Although K–12 districts are the main participants, an important higher-education element has been incorporated: Oregon university representatives serve as a valuable feedback loop. The DATA Project director meets with universities quarterly; higher-education reps receive updates on the project's activities and, in return, identify issues and concerns related to teacher and administrator training, both undergraduate pre-service and graduate certification. The project's certified project trainers co-teach several assessment courses with university faculty, several of whom have also been through the certification process. The project also serves as a valuable field resource for higher education, with trainers being asked to present on current assessment topics from the school and teacher perspectives.

Professor Heitho Reuter of Western Oregon University shares her experience with the Oregon DATA Project (0:33 minute):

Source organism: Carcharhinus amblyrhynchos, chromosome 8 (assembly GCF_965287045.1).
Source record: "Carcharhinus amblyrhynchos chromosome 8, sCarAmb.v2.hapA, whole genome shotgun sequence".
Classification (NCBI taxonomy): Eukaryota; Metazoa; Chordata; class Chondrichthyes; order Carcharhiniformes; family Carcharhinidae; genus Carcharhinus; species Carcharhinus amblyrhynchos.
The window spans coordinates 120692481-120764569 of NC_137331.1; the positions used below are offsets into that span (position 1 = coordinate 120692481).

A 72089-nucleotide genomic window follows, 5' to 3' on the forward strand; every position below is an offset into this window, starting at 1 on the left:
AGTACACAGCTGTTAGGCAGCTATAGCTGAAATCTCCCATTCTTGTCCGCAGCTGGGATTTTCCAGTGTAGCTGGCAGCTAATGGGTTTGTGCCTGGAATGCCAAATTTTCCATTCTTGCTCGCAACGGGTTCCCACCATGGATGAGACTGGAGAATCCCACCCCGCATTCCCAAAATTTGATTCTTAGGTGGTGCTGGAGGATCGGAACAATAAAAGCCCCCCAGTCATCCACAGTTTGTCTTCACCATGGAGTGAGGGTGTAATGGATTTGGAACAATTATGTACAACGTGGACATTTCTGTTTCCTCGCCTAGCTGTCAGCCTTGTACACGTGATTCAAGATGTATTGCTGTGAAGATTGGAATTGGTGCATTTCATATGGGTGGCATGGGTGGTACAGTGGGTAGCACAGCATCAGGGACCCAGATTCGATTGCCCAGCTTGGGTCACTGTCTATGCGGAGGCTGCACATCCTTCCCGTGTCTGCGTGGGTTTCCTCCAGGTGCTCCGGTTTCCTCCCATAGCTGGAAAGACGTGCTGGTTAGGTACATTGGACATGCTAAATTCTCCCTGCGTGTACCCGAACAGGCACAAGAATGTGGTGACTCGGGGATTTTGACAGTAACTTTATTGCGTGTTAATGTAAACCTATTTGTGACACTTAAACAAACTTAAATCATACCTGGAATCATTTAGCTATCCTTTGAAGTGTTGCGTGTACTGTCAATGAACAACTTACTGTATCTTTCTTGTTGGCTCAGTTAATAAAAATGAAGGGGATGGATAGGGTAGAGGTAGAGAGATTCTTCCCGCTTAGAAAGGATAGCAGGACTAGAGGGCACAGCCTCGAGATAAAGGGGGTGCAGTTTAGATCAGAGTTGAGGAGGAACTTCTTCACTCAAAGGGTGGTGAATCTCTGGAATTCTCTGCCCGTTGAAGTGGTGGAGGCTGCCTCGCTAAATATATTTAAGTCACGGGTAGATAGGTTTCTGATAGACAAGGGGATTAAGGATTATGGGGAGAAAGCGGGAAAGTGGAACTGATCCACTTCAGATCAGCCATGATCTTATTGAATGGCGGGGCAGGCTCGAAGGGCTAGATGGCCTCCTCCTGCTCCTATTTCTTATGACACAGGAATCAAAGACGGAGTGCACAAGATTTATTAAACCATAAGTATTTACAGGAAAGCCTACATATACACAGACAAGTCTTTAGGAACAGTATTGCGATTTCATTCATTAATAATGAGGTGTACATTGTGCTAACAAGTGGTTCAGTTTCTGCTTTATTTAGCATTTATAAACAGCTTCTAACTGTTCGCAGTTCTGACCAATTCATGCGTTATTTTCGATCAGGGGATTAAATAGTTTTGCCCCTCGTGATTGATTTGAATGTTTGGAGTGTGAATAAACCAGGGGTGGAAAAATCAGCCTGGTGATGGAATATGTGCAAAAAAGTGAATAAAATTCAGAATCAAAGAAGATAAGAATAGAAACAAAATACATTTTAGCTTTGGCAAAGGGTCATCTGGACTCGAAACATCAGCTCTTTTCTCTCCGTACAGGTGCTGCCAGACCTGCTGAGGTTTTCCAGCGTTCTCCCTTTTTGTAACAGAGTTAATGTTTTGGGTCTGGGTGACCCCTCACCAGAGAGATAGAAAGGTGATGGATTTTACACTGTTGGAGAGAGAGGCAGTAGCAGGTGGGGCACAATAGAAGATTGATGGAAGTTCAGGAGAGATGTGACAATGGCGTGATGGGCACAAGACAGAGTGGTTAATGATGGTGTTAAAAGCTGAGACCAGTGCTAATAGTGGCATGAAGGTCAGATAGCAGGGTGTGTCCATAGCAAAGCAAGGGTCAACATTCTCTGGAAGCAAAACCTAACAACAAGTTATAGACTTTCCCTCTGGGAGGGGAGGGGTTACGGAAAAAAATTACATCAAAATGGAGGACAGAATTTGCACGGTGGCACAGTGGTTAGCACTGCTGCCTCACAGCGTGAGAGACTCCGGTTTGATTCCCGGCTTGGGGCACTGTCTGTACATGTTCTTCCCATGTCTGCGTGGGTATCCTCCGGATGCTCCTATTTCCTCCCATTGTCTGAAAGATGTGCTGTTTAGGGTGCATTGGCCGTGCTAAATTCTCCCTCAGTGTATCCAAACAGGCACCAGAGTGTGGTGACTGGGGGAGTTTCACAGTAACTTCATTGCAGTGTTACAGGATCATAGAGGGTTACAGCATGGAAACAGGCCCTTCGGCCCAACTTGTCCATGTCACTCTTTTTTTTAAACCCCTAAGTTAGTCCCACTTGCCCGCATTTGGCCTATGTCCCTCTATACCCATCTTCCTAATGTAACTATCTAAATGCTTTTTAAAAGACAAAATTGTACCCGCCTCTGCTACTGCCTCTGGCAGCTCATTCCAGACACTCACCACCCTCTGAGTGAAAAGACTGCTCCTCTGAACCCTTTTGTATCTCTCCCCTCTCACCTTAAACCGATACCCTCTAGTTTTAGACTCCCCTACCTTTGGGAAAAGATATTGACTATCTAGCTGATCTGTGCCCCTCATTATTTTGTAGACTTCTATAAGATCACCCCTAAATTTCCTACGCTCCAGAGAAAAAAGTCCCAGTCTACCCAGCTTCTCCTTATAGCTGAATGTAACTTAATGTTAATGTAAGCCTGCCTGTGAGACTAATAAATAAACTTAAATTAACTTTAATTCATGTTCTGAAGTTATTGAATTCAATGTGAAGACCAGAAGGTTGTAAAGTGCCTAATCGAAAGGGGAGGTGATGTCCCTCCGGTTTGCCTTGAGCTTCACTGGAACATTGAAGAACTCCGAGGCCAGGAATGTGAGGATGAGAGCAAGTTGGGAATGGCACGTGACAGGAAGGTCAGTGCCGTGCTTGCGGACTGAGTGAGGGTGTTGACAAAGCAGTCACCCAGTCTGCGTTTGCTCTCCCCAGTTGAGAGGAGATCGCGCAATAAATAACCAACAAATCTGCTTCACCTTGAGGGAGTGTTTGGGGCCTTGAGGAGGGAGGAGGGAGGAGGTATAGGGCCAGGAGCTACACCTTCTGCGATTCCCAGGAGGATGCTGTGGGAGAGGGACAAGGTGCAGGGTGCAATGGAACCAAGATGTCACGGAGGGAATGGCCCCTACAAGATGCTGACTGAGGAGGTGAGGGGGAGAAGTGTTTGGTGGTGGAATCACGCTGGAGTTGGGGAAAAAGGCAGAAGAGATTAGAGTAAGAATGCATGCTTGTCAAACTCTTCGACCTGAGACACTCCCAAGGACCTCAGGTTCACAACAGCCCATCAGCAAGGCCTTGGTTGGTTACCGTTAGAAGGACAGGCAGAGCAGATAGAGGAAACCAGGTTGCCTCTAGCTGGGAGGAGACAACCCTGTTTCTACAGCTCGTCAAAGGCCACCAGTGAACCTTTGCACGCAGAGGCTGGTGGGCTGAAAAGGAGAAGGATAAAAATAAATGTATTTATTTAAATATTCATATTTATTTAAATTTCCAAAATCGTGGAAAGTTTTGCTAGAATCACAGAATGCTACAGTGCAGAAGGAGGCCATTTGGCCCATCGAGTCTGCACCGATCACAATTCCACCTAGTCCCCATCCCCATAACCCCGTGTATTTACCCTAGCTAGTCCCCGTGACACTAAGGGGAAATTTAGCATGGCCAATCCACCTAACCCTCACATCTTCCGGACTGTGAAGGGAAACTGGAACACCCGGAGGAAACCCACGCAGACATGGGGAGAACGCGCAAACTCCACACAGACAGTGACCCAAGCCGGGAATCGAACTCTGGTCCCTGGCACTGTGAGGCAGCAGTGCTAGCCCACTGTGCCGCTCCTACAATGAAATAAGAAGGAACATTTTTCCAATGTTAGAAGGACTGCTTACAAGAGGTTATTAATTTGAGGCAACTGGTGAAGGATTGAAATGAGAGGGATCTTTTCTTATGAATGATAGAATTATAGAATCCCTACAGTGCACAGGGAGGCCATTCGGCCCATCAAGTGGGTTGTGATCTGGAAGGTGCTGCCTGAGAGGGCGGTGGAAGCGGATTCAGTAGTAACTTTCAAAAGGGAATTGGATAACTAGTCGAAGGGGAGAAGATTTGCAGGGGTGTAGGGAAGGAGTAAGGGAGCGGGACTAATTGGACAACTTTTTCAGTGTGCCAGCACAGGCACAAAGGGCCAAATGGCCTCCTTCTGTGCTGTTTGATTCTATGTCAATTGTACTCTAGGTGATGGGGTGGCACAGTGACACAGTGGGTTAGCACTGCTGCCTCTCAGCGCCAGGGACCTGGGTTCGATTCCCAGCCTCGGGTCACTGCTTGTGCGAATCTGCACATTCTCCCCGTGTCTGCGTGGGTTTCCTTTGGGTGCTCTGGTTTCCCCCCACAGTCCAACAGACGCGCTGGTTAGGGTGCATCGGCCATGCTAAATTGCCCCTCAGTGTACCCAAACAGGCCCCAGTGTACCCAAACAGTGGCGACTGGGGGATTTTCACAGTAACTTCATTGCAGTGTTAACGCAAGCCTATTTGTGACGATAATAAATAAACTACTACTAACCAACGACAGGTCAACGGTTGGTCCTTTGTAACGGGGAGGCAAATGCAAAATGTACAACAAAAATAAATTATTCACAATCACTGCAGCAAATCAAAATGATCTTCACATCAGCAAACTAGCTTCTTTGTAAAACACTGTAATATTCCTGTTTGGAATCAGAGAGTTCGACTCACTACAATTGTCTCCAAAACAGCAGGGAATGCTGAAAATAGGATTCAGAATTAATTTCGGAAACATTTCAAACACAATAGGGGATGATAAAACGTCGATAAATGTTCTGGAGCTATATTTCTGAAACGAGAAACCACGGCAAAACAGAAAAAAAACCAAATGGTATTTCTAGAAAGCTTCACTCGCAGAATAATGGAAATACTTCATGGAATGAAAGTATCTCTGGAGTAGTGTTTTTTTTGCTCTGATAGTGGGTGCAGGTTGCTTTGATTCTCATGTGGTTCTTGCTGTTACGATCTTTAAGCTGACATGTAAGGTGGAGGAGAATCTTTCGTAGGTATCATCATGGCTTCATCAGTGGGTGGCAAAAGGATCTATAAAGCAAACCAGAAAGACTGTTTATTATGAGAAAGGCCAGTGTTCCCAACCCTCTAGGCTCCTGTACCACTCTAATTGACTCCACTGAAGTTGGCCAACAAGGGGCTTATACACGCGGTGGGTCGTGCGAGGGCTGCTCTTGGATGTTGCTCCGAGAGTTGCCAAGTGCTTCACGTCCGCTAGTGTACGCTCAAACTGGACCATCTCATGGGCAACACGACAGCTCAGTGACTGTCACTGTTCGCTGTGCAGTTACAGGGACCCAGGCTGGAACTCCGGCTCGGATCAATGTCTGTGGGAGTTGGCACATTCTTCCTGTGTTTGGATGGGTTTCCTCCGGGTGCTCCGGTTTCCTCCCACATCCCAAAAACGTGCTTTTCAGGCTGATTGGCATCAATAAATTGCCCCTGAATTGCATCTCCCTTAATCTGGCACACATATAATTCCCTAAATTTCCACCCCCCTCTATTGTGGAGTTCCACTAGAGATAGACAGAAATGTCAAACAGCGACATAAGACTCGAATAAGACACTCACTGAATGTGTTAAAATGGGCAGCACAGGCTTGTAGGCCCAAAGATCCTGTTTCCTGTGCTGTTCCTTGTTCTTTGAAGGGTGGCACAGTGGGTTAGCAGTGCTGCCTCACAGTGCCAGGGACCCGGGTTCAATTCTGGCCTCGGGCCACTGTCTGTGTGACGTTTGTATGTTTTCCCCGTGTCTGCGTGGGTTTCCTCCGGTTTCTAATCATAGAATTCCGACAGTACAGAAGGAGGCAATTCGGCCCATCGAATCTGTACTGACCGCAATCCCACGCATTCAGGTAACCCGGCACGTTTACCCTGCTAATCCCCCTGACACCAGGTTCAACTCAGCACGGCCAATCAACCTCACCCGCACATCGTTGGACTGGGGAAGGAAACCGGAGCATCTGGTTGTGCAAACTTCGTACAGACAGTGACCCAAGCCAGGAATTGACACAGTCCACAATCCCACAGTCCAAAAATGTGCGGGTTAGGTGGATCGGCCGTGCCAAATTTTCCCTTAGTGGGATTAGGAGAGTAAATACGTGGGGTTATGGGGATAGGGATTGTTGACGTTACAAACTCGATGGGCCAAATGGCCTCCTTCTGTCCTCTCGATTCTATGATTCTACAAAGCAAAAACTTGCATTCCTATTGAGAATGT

Denny Bain, a Western Oregon University student and Corvallis teacher, shares his experience (0:20 minute):

The Five Project Phases

The model of professional development created by the Oregon DATA Project consists of five phases: field input, in-service training, job-embedded professional development, pre-service training, and evaluation.

The field research phase consisted of 15 focus group meetings in eight locations across the state. More than 180 people, including superintendents, principals, teachers, technology staff, classified staff, and parents, were asked how best to use data to improve student achievement in Oregon, and what kind of challenges they currently faced.

Input from the field was used to develop two main tracks of training for the project's in-service training phase: instructional, for teachers and administrators; and technical, for data-entry personnel.

The technical track provided districts with a model they can use to build a "culture of data quality." Within the instructional track, five strands of training were developed that addressed data use at the district, school, classroom, and student levels. The general focus of the sessions is on accessing, organizing, and analyzing data to inform instruction. The training also includes a focus on Essential Skills (reading and writing), and implementation of the Common Core State Standards. Topics under development include authentic classroom assessments and expansion of the Essential Skills modules to include math and science.